The constitution of trusts

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Constitution of trusts

A beneficiary has no enforceable interest where the trust is not properly constituted. Why? Equity will not assist a volunteer and equity will not perfect an imperfect gift.

Methods of constitution- 

There are two methods by which a settlor can perfectly constitute a trust-

1) self declaration: the settlor declares himself trustee of his own property.

2) declaration and transfer: the settlor transfers legal title to the property to a third party.

Milroy v Lord 1862- seminal case- 'a settlor may constitute a trust if he transfers the property to a trustee for the purposes of the settlement, or he declares that he himself holds it on trust for those purposes, but in order to render the settlement binding one of those modes must be resorted to for there is no equity in this court to perfect an imperfect gift.'

Richards v Delbridge 1874- 'he may either do such acts as amounts in law to a conveyance or assignment of the property, and thus completely divest himself of legal ownership, or the legal owner of the property may constitute himself a trustee and, without an actual transfer...

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Declaration of trust

of the legal title, may so deal with the property as to deprive himself of beneficial ownership and declare that he hold it from that time forward on trust for the other person.' 

Declaration of trust- Richards v Delbridge 1874- 'the settlor need not use the words 'I declare myself trustee' but he must do something that is equivalent to it and use expressions which have meaning, for however anxious the court may be to carry out a mans intention, it is not at liberty to construe the words other than according to their proper meaning.' 

Re Cozens 1913- 'in each case where a declaration of trust is relied on the Court must be satisfied that a present irrevocable declaration of trust has been made.'

Jones v Lock 1865- no trust as 'loose conversation' ineffective. Gift, not trust intention.

Paul v Constance 1977- dont need word trust.

T Choithram v Pagarani 2001.

Shah v Shah 2010- 'in interpreting a document, the court should not have regard to the subjective intention of its maker, but to the intention of the maker as manifested by the...

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Transfer of legal titles

words he has used in the context of all the relevant facts.' 

Transfer of legal title- 

Land- deed (LPA 1925) and registration (LRA 2002)

Shares- execute share transfer form and registration (Stock Transfer Act s1 or CREST system). Milroy v Lord- mere delivery was not enough. Needed to have registered.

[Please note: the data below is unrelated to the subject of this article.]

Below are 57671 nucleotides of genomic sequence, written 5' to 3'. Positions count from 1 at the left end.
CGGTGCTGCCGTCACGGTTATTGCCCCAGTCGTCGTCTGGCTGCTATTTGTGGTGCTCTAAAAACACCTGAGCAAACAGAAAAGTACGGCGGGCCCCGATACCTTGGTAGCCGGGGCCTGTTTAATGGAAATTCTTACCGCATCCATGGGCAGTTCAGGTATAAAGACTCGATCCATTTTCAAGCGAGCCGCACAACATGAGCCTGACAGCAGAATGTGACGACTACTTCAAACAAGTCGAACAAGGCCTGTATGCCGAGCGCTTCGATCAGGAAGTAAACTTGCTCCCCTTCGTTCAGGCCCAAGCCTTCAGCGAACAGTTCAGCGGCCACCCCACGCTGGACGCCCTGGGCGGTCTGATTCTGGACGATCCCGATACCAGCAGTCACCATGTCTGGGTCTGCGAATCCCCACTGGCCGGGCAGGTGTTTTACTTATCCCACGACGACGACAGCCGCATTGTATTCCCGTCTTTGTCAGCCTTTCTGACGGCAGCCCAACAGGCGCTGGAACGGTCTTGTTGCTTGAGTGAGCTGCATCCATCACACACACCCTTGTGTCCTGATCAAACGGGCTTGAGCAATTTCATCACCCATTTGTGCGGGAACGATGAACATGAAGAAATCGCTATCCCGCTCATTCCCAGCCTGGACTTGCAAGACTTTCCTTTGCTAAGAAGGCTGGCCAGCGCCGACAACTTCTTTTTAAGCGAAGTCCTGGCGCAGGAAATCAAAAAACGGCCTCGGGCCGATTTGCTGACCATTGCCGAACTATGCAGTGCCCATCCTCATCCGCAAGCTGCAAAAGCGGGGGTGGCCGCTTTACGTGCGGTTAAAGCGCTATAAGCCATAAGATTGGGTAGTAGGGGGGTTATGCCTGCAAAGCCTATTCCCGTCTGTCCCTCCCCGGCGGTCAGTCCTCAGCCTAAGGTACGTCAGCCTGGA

Chattels- deed of gift (rare) or physical delivery and intention to transfer Re Cole 1964. 

Ineffective transfer and the 'every effort rule'-

  • Milroy v Lord 
  • Richards v Delbridge 1874
  • Zeital v Kaye 2010- 'once the donor has done all in his power to transfer the shares, he will be regarded as holding the legal title to them upon trust for the donee, who will thereupon become their beneficial owner.' 
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Transfer of legal titles

words he has used in the context of all the relevant facts.' 

Transfer of legal title- 

Land- deed (LPA 1925) and registration (LRA 2002)

Shares- execute share transfer form and registration (Stock Transfer Act s1 or CREST system). Milroy v Lord- mere delivery was not enough. Needed to have registered. 

Chattels- deed of gift (rare) or physical delivery and intention to transfer Re Cole 1964. 

Ineffective transfer and the 'every effort rule'-

  • Milroy v Lord 
  • Richards v Delbridge 1874
  • Zeital v Kaye 2010- 'once the donor has done all in his power to transfer the shares, he will be regarded as holding the legal title to them upon trust for the donee, who will thereupon become their beneficial owner.' 
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Ineffective transfers

  • Curtis v Pullbrook 2011- 'I reach that conclusion to deny the transfer without any great comfort that the existing rules about the circumstances in which equity will and will not perfect an apparently imperfect gift of shares serve any clearly identifiable or rational policy objective.' 
  • Re Fry 1946- 'now I should have thought it was difficult to say that the testator had done everything that was required to be done by him at the time of his death, for it was necessary for him to obtain permission from the Treasury for the assignment and he had not obtained it. Morever the Treasury might in any case have required further information of the kind referred to in the questionaire which was submitted to him, or answers supplemental to those which he had given in reply to it.' 
  • Re Rose 1952- 'The deceased had done all in his power to divest himself of and to transfer to the transferees the whole of his right, title and interest, legal and equitable, in the shares in question. He had complied strictly with the procedure prescribed by the company's articles. Nevertheless he had not conferred the full legal title, nor could he do so by the unaided operation of any instrument of his, for under its articles the company was only bound to recognise the registered holder of a share, and none other, as the absolute owner of the share. the deceased had thus done all he could, in appropriate form to transfer his interest...